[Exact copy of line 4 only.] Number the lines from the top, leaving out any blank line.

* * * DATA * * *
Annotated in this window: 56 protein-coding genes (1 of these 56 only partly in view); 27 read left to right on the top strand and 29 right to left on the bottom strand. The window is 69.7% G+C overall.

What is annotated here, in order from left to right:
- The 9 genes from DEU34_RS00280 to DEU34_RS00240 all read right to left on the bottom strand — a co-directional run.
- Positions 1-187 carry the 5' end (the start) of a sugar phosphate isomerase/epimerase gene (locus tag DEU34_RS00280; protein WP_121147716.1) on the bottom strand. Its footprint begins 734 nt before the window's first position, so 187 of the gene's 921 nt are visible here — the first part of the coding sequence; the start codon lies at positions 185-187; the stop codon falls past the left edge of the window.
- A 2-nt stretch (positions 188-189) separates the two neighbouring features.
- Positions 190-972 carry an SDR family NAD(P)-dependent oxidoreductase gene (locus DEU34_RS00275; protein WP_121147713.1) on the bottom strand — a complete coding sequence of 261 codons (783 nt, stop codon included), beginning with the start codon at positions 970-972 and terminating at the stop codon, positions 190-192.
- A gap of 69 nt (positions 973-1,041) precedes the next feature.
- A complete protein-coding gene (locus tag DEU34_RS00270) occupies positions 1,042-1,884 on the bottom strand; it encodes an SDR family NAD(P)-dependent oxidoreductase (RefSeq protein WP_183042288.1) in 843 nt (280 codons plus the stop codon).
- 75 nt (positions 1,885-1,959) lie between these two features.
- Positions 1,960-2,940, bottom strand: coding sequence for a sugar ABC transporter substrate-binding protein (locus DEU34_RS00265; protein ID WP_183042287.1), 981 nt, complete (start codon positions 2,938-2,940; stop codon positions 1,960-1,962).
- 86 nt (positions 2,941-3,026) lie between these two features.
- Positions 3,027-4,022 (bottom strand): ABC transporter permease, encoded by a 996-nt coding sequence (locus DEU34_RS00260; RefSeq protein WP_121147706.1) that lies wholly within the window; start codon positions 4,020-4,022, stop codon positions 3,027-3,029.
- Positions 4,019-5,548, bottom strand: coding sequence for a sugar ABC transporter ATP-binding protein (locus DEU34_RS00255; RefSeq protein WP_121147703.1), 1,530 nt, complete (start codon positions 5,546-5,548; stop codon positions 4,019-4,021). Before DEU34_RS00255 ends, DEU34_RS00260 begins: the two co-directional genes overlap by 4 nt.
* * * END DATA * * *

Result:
- Positions 1-187 carry the 5' end (the start) of a sugar phosphate isomerase/epimerase gene (locus tag DEU34_RS00280; protein WP_121147716.1) on the bottom strand. Its footprint begins 734 nt before the window's first position, so 187 of the gene's 921 nt are visible here — the first part of the coding sequence; the start codon lies at positions 185-187; the stop codon falls past the left edge of the window.